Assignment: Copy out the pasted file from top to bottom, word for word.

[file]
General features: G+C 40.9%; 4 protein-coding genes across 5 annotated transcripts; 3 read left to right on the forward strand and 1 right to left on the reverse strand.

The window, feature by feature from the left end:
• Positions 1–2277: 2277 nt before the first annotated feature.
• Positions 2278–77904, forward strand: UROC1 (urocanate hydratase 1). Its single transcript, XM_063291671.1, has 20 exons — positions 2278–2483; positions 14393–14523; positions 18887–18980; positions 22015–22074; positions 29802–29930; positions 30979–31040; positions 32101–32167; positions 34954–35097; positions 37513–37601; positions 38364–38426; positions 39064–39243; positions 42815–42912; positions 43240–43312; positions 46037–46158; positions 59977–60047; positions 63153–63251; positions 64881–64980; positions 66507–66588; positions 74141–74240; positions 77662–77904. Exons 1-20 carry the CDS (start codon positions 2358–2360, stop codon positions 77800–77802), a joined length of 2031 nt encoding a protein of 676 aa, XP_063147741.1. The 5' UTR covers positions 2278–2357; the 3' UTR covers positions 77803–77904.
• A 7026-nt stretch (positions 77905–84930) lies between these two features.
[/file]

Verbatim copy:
General features: G+C 40.9%; 4 protein-coding genes across 5 annotated transcripts; 3 read left to right on the forward strand and 1 right to left on the reverse strand.

The window, feature by feature from the left end:
• Positions 1–2277: 2277 nt before the first annotated feature.
• Positions 2278–77904, forward strand: UROC1 (urocanate hydratase 1). Its single transcript, XM_063291671.1, has 20 exons — positions 2278–2483; positions 14393–14523; positions 18887–18980; positions 22015–22074; positions 29802–29930; positions 30979–31040; positions 32101–32167; positions 34954–35097; positions 37513–37601; positions 38364–38426; positions 39064–39243; positions 42815–42912; positions 43240–43312; positions 46037–46158; positions 59977–60047; positions 63153–63251; positions 64881–64980; positions 66507–66588; positions 74141–74240; positions 77662–77904. Exons 1-20 carry the CDS (start codon positions 2358–2360, stop codon positions 77800–77802), a joined length of 2031 nt encoding a protein of 676 aa, XP_063147741.1. The 5' UTR covers positions 2278–2357; the 3' UTR covers positions 77803–77904.
• A 7026-nt stretch (positions 77905–84930) lies between these two features.